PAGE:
President Donald Trump is scheduled to visit Reno Saturday and Las Vegas Sunday. A bunch of maskless people will crowd airport-area venues in both towns and spread the coronavirus among each other so they can then distribute it in their respective communities. Trump will say Trump things, and then he will leave.
At least let’s hope that’s how it works out, and that things don’t go in, say, a different direction.
Trump’s chances of winning Nevada seem twofold: slim and fat. True, this is a year when thousands of acres go up in flames thanks to a gender reveal party, which just goes to show anything can happen in 2020. But maybe Trump’s visit is only partly to whip up the base in Nevada, and partly a chance to look in on Sheldon Adelson. They had a mini-spat, you’ll recall, so Trump may have to apologize before Sheldon follows through with his next tranche of millions Trump can spend on states that are more important than Nevada this cycle (a list which includes but is not limited to Wisconsin, Florida, and closer to home, Arizona).
Trump’s base is unshakable, but also capped. He made the 2018 midterm elections all about him, and you saw how that worked out for him and Republicans in Nevada. His campaign may have some hope of reaching swing/casual voters, assuming there are any. But swing/casual voters are probably among those paying the least attention to things like, well, presidential campaign visits, or presidential campaigns generally – especially in a year when everybody already knows more about both candidates than they ever wanted to.
That widely held sense – that voters’ choices are already baked into the cake and aren’t going to change much if at all – along with Trump’s insatiable appetite for carnival barking and unquenchable thirst for attention, is why Trump and his campaign will become even more outrageous, outlandish and out of control.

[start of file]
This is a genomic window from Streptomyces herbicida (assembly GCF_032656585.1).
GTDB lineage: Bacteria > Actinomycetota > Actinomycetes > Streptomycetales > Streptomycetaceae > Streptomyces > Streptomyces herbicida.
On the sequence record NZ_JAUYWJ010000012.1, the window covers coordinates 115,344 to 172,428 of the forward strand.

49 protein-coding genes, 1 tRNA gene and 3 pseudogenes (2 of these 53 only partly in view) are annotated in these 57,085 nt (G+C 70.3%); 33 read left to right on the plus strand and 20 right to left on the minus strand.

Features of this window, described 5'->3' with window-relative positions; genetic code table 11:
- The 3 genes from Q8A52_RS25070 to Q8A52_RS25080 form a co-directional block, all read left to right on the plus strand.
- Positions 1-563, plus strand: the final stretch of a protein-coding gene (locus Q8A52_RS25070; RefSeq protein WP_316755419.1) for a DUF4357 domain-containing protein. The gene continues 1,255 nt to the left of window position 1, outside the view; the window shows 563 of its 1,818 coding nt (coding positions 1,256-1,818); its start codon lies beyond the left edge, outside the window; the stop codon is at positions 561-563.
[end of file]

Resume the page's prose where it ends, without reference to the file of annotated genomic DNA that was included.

Avid partisans and political junkies are breathlessly following every ephemeral twist and turn of the most grotesque presidential reelection campaign ever. But among humans who don’t live on Twitter, there seems to be a very strong sentiment in 2020: “Yeah whatever let’s vote already.”
Trump’s campaign problem isn’t that people have tuned out him and his Antifact demagoguery. His campaign problem is that people have checked out of the daily campaign to and fro in general.
So there will be no limits on his attempts to shock and awe an exhausted nation. How far – how low – will Trump & Co. go next? Hopefully we won’t find out this weekend. Hopefully his song & dance in Nevada will be no more than just another cheesy midway attraction Nevada voters can safely ignore.
(A version of this commentary was originally published in the Daily Current Newsletter, a morning roundup of the latest from the Nevada Current as well as some other Nevada news, presented with perspective and opinion by the Current’s editor, Hugh Jackson. You can sign up for the newsletter here.)